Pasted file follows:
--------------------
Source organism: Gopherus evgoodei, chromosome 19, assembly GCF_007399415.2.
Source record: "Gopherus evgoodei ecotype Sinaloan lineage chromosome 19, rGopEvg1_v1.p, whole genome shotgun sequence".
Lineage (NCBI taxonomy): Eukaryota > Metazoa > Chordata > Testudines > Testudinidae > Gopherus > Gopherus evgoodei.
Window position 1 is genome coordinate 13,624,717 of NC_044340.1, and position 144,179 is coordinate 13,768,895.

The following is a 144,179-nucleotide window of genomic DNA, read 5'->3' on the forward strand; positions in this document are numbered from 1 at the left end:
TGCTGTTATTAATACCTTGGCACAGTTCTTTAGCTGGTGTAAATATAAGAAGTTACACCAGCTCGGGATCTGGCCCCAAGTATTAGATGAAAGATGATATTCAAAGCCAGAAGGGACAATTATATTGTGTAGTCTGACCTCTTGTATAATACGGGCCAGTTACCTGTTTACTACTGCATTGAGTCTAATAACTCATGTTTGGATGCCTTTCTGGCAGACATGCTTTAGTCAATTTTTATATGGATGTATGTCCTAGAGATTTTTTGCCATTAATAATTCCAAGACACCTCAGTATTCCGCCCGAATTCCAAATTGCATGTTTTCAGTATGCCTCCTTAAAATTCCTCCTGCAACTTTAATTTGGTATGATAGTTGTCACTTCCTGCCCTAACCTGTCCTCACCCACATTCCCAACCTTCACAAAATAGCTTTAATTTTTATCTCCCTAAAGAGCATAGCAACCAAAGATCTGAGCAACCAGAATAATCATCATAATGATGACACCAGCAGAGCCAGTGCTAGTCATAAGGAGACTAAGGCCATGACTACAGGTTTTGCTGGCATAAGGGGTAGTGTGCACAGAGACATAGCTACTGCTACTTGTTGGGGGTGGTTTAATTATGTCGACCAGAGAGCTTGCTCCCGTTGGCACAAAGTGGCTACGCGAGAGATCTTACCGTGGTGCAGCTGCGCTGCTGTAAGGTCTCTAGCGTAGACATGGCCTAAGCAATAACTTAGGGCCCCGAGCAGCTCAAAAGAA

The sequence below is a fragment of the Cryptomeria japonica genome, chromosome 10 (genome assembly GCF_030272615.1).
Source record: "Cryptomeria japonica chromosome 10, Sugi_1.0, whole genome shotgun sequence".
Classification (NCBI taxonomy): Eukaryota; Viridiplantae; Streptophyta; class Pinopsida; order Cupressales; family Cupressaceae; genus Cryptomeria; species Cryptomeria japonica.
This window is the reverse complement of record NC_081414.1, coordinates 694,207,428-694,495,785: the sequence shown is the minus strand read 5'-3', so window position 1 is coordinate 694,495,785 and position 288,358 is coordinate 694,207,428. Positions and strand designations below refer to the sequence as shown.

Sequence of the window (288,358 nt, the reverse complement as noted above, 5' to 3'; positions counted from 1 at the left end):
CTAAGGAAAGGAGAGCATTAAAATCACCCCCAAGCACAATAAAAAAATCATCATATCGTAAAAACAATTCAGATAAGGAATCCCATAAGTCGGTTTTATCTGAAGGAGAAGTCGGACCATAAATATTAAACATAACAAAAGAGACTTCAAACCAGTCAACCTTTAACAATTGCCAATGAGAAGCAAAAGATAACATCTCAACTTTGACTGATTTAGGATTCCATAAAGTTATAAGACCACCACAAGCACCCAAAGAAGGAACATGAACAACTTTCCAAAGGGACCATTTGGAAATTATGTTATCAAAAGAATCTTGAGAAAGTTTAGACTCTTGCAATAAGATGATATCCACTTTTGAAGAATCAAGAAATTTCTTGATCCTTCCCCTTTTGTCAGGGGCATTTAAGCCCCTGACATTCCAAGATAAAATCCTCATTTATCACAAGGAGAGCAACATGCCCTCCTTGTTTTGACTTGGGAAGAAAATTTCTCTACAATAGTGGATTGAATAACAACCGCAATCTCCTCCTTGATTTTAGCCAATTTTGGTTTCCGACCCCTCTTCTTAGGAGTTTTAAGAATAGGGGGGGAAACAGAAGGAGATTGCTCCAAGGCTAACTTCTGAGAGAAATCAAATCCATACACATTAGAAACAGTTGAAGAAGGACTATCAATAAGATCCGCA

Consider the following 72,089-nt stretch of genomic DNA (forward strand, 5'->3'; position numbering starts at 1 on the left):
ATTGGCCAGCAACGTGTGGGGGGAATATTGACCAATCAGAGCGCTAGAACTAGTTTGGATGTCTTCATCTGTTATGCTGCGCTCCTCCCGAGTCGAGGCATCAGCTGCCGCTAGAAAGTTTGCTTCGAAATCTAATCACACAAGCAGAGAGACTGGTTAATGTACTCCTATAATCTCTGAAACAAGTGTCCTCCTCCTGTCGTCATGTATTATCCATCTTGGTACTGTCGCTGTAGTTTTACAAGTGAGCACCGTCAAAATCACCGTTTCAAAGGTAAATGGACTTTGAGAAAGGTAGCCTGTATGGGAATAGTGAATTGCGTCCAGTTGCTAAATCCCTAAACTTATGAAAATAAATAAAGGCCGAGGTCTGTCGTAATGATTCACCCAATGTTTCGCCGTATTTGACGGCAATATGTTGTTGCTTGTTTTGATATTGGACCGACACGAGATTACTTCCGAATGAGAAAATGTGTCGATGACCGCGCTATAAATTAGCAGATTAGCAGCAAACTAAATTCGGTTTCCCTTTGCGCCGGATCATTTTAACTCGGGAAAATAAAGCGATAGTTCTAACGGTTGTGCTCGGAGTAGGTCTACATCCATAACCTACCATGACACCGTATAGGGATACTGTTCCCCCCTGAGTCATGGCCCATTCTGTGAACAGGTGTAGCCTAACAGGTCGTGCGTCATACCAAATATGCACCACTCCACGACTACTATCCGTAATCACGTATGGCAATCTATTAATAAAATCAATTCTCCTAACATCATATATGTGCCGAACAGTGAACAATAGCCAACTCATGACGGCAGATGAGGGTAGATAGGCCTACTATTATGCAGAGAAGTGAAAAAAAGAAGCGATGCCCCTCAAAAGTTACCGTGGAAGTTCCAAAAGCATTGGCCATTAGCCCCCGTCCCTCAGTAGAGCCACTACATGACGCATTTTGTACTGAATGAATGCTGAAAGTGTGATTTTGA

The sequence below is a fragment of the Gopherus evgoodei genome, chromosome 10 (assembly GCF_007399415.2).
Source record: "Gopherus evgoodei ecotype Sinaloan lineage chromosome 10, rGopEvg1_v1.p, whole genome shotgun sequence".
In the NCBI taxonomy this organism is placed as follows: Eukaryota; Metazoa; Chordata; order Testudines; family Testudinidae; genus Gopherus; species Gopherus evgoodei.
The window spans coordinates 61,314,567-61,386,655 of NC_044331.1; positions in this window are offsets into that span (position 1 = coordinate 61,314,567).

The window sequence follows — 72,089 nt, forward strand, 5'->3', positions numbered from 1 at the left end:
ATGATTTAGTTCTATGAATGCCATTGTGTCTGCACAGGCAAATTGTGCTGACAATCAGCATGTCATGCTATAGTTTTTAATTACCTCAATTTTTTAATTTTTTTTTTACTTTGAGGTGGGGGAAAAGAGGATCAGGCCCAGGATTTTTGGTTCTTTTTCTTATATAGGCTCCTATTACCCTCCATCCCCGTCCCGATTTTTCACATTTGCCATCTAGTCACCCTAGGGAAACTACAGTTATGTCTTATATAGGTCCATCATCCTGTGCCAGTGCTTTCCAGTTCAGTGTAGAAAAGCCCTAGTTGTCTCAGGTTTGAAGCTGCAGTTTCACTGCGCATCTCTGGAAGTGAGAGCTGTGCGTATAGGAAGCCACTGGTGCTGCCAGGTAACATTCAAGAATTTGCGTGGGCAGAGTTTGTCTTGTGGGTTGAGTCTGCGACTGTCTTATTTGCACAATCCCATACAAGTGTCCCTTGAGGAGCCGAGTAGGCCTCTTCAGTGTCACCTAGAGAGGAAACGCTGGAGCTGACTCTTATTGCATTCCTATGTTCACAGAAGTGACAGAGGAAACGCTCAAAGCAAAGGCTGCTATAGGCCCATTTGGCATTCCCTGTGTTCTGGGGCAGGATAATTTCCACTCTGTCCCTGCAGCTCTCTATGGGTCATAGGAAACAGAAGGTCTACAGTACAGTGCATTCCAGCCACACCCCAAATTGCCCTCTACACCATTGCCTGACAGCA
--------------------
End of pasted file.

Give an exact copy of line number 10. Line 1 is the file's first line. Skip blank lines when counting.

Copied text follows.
This window is the reverse complement of record NC_081414.1, coordinates 694,207,428-694,495,785: the sequence shown is the minus strand read 5'-3', so window position 1 is coordinate 694,495,785 and position 288,358 is coordinate 694,207,428. Positions and strand designations below refer to the sequence as shown.